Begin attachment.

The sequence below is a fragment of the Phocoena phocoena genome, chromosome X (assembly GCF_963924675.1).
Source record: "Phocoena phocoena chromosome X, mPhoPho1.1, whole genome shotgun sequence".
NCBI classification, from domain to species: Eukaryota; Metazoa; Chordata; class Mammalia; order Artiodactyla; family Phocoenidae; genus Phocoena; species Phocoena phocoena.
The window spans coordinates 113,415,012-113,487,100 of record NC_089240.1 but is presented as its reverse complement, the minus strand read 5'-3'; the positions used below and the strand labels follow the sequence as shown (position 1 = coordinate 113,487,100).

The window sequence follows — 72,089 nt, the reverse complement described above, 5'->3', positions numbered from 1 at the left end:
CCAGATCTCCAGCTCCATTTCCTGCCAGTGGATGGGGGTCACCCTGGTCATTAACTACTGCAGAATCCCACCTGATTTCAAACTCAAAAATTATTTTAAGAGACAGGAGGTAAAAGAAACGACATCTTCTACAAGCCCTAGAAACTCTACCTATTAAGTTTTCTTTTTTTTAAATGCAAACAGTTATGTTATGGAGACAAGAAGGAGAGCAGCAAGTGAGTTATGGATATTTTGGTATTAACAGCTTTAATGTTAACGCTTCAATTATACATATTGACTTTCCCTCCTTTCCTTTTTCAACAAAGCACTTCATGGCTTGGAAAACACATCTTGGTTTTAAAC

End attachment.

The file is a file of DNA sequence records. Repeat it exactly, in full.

The sequence below is a fragment of the Phocoena phocoena genome, chromosome X (assembly GCF_963924675.1).
Source record: "Phocoena phocoena chromosome X, mPhoPho1.1, whole genome shotgun sequence".
NCBI classification, from domain to species: Eukaryota; Metazoa; Chordata; class Mammalia; order Artiodactyla; family Phocoenidae; genus Phocoena; species Phocoena phocoena.
The window spans coordinates 113,415,012-113,487,100 of record NC_089240.1 but is presented as its reverse complement, the minus strand read 5'-3'; the positions used below and the strand labels follow the sequence as shown (position 1 = coordinate 113,487,100).

The window sequence follows — 72,089 nt, the reverse complement described above, 5'->3', positions numbered from 1 at the left end:
CCAGATCTCCAGCTCCATTTCCTGCCAGTGGATGGGGGTCACCCTGGTCATTAACTACTGCAGAATCCCACCTGATTTCAAACTCAAAAATTATTTTAAGAGACAGGAGGTAAAAGAAACGACATCTTCTACAAGCCCTAGAAACTCTACCTATTAAGTTTTCTTTTTTTTAAATGCAAACAGTTATGTTATGGAGACAAGAAGGAGAGCAGCAAGTGAGTTATGGATATTTTGGTATTAACAGCTTTAATGTTAACGCTTCAATTATACATATTGACTTTCCCTCCTTTCCTTTTTCAACAAAGCACTTCATGGCTTGGAAAACACATCTTGGTTTTAAAC